Due to an inexplicable and unwise settlement, Emmanuel Constant, Haiti’s most infamous thug, has been freed from a U.S. prison. Constant was the founder and director of FRAPH, the largest paramilitary group in Haiti. He is accused in the Caribbean nation of having supervised the murder, torture and rape of thousands there.
Constant was arrested in the United States after the State Department declared him a threat to U.S. interests. Now that he has been released from a federal prison in Maryland, he might travel to raise funds among Haitian exiles worldwide or perhaps even return surreptitiously to Haiti to try to dislodge that country’s fragile democracy.
Constant gained notoriety in the United States when he led demonstrations at the Port-au-Prince docks that prevented the U.S. Navy from landing there in 1993.
Once President Jean-Bertrand Aristide was restored to power, Constant was ordered to appear in a Haitian court to respond to charges of human rights abuse. He fled to New York City, where he was arrested in May 1995.
His imprisonment was a blessing for the Haitian people but short-lived. U.S. officials say he was freed two weeks ago so Washington could avoid litigating a suit brought by his lawyers challenging the constitutionality of the statute under which he was held. The State Department should have fought against the release. Some human rights groups contend that the federal government released Constant to avoid the embarrassment that might have resulted from a trial. The ghost of his prior connections to the Central Intelligence Agency haunted Washington, they claim.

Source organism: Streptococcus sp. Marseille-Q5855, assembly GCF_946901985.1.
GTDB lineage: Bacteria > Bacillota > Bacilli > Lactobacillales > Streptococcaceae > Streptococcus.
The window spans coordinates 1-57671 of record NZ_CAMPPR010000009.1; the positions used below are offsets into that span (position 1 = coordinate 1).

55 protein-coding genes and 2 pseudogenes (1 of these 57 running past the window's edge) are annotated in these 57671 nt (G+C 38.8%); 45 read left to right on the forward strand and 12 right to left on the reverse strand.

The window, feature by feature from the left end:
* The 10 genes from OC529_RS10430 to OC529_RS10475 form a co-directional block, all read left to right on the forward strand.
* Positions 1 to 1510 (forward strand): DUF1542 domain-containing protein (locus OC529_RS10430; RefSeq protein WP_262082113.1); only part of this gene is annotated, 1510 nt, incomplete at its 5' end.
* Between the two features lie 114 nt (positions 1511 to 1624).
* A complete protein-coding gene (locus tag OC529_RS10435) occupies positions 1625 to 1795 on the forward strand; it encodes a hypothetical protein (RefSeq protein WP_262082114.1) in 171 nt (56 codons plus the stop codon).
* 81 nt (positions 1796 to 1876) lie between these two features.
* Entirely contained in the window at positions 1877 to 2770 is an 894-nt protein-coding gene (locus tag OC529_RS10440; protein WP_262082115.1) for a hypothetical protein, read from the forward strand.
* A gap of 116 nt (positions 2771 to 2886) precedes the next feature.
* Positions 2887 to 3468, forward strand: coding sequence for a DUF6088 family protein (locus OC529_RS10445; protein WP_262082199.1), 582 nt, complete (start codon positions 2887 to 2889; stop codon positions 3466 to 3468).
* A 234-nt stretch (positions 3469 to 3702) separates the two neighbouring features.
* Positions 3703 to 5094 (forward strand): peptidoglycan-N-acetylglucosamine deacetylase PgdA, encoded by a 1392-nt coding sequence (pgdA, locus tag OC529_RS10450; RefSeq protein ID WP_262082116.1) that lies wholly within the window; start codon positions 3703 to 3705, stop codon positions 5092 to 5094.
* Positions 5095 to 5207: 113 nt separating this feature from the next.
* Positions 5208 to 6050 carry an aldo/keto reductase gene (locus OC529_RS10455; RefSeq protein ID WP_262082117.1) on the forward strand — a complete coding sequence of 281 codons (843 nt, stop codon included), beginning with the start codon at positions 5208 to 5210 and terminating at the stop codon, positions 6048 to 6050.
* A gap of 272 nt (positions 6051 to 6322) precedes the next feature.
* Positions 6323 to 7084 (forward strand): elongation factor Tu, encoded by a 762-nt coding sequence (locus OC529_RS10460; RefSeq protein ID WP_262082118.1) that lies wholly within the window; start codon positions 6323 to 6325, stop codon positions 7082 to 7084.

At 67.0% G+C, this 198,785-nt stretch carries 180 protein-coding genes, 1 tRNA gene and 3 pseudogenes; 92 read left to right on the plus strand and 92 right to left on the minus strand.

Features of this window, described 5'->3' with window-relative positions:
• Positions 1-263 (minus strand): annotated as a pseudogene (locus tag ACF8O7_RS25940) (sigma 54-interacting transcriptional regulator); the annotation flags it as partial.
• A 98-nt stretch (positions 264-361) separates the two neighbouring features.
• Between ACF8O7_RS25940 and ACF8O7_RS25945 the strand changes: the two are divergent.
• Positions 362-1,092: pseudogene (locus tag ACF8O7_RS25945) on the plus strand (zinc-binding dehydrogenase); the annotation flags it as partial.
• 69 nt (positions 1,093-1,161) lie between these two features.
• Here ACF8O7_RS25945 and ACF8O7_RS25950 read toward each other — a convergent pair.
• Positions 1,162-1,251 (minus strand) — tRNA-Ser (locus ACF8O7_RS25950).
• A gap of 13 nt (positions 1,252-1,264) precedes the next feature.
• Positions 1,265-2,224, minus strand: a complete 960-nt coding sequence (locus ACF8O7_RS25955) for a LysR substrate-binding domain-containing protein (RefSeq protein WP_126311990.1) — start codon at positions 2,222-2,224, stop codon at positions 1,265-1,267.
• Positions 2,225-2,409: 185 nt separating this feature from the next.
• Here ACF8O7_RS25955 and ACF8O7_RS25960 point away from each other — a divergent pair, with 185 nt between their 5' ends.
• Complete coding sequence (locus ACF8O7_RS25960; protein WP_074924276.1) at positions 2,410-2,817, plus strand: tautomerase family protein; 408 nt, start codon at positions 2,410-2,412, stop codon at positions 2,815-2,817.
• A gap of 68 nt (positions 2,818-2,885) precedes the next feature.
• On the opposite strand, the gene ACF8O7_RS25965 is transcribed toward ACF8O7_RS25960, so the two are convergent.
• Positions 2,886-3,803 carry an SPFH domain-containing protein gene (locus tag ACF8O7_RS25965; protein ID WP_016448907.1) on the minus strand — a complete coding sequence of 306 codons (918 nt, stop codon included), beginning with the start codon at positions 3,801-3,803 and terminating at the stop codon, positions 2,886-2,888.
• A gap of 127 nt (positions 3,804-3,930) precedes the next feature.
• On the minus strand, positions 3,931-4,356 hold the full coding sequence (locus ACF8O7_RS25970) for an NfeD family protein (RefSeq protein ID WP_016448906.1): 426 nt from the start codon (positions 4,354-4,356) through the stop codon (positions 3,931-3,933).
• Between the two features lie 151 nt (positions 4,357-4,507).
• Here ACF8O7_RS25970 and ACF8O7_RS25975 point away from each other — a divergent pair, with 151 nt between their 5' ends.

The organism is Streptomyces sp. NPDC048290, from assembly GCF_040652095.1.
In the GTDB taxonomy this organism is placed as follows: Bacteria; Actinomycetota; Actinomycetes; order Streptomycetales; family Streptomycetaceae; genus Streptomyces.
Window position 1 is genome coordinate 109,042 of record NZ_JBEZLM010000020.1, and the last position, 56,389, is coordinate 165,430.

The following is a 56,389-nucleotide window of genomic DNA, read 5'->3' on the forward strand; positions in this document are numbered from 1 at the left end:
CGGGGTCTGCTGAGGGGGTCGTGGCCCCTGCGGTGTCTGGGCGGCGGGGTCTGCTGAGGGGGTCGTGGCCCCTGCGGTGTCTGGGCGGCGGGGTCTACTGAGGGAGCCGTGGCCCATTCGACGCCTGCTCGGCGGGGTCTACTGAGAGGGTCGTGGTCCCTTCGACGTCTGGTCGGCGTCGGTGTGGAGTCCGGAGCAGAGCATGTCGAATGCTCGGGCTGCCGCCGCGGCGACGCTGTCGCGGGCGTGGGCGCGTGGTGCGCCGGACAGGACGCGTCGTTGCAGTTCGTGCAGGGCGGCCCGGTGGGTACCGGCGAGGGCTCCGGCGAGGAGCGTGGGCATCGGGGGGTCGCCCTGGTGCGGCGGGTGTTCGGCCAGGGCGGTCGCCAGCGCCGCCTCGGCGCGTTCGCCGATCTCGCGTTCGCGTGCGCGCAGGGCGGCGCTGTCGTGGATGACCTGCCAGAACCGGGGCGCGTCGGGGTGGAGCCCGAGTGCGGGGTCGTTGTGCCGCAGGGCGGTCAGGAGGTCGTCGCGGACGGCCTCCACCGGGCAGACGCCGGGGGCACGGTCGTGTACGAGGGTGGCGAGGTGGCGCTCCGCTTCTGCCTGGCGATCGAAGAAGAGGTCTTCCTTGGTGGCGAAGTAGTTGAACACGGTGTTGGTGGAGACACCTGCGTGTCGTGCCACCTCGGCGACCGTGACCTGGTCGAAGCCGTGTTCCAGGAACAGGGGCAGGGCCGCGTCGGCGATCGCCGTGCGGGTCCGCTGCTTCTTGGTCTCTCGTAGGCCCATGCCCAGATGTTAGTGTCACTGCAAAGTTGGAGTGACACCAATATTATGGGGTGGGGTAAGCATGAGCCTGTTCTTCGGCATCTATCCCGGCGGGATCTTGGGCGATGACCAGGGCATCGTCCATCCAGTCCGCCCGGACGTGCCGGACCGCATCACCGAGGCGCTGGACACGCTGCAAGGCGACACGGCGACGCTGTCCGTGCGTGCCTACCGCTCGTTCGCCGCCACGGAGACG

Constant still is required to report to the Immigration and Naturalization Service. Washington should give Haiti another chance by biting the bullet, arresting him again and bringing him to trial under the International Convention on Torture. Another option would be to arrest him and deport him to Haiti, where he is a wanted man. Constant is a dangerous individual who should not be walking the streets of Haiti or the United States.